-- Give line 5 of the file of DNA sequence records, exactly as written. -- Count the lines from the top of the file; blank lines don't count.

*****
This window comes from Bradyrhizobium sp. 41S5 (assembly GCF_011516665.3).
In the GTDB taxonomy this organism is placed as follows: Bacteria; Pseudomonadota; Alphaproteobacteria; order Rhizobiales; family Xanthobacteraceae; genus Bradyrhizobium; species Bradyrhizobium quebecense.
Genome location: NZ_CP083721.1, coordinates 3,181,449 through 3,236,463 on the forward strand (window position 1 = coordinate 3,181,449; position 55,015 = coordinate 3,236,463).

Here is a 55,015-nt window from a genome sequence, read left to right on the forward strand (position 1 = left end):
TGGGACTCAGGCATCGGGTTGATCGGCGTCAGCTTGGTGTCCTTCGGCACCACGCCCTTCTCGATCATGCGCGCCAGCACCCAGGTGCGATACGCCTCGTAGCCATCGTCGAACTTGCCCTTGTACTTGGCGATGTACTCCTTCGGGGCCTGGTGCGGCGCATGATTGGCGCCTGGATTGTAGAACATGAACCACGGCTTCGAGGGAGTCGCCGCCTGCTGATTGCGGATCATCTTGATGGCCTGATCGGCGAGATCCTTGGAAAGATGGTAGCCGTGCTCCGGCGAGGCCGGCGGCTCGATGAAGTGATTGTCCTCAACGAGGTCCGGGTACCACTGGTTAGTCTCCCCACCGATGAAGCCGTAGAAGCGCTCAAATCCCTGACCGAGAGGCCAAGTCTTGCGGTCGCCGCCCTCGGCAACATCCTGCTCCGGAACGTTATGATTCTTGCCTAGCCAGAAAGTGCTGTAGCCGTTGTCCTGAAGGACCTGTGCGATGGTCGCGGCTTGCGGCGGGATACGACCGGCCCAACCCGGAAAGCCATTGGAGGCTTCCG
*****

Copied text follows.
TGGGACTCAGGCATCGGGTTGATCGGCGTCAGCTTGGTGTCCTTCGGCACCACGCCCTTCTCGATCATGCGCGCCAGCACCCAGGTGCGATACGCCTCGTAGCCATCGTCGAACTTGCCCTTGTACTTGGCGATGTACTCCTTCGGGGCCTGGTGCGGCGCATGATTGGCGCCTGGATTGTAGAACATGAACCACGGCTTCGAGGGAGTCGCCGCCTGCTGATTGCGGATCATCTTGATGGCCTGATCGGCGAGATCCTTGGAAAGATGGTAGCCGTGCTCCGGCGAGGCCGGCGGCTCGATGAAGTGATTGTCCTCAACGAGGTCCGGGTACCACTGGTTAGTCTCCCCACCGATGAAGCCGTAGAAGCGCTCAAATCCCTGACCGAGAGGCCAAGTCTTGCGGTCGCCGCCCTCGGCAACATCCTGCTCCGGAACGTTATGATTCTTGCCTAGCCAGAAAGTGCTGTAGCCGTTGTCCTGAAGGACCTGTGCGATGGTCGCGGCTTGCGGCGGGATACGACCGGCCCAACCCGGAAAGCCATTGGAGGCTTCCG